Originally Posted by Gatorguy
I think I remember comments from other Nuance voice contributors that it was a contract job and there' no on-going payments or royalties. The only one making money from those voices after-the-fact is Nuance from licensing fees.
Yes, but it's doubtful the rights assigned included broadcast advertising rights because at the time it was signed, Nuance probably never anticipated that it would be used that way. The contract would also have to have included a phrase like, "in any and all media, both that known today and media that will be developed in the future..."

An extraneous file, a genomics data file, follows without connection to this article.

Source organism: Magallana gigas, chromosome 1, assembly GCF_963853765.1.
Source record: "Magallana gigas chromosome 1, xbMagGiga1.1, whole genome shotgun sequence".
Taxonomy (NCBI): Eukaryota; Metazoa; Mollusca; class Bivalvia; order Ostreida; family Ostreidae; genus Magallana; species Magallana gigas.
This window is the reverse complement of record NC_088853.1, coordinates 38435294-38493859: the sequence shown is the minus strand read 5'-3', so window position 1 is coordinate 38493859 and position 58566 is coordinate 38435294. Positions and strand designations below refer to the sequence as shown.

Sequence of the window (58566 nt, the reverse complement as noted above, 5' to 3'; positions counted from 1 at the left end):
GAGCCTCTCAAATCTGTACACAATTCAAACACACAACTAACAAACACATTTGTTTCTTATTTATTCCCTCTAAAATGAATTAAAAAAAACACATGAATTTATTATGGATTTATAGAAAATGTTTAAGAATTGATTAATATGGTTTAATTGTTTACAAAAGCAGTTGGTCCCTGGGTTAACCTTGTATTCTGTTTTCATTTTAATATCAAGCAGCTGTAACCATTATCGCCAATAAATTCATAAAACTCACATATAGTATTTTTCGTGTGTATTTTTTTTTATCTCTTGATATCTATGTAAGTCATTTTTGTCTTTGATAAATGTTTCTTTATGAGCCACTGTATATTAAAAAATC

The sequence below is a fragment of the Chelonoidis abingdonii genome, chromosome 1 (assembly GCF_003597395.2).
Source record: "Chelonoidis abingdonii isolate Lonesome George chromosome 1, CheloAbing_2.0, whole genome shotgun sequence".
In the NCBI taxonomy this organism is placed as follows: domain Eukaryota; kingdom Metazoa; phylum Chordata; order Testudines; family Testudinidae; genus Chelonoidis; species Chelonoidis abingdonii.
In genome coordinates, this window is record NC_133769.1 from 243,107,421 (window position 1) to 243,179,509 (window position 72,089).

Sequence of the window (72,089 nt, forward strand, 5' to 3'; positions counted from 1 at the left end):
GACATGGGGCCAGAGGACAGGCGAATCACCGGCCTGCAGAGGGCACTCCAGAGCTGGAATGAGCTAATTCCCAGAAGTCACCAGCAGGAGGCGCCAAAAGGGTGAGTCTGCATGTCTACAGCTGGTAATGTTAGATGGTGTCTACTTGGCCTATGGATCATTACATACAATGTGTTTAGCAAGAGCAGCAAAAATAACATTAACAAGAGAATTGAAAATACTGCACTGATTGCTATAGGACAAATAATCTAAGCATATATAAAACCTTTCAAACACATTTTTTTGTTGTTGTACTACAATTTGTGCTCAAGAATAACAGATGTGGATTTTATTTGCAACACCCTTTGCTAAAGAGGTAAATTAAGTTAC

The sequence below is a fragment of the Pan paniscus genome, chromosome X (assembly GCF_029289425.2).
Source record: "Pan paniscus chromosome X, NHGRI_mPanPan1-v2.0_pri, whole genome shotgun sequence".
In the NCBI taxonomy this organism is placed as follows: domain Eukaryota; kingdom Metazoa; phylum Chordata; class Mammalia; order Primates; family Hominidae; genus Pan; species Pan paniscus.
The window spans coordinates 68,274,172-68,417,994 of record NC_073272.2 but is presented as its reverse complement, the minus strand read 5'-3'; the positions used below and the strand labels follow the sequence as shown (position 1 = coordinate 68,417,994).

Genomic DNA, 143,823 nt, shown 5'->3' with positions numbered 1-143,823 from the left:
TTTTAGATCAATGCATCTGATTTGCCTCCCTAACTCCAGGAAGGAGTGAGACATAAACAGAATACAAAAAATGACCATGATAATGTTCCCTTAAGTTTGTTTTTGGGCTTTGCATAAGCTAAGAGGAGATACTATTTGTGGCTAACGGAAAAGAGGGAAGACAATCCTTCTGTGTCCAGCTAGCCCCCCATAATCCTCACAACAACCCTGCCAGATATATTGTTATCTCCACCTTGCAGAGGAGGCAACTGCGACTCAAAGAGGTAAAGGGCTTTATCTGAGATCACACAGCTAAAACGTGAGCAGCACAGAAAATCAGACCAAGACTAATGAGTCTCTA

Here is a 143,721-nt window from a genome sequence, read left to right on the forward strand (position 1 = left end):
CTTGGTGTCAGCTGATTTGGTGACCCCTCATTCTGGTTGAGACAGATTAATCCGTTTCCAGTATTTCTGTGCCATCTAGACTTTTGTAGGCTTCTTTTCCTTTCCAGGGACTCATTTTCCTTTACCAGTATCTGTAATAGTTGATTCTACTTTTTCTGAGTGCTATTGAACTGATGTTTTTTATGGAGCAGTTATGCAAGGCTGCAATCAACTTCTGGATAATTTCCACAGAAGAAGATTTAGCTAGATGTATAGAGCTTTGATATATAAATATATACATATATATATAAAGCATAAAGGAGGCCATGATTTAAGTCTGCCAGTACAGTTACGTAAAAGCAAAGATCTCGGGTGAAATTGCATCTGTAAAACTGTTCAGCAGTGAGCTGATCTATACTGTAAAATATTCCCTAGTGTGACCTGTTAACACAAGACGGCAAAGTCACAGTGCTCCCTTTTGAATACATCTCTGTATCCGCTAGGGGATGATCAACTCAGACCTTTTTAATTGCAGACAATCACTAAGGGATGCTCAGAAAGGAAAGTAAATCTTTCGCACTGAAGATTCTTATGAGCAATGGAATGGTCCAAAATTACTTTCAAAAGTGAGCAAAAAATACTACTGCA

If it did, the actors are screwed. If it didn't, an actor could indeed go after Nuance for exploiting rights they didn't have. It doesn't matter if the contract was a work-for-hire or not. What matters is what rights Nuance was specifically granted. (I work in this area so I'm very familiar with what needs to be in the contract and who gets sued over what. A publisher who had the rights to publish works around a licensed character published an ancillary book featuring that character. The original rights holders went after them and they settled out of court for $12 million.)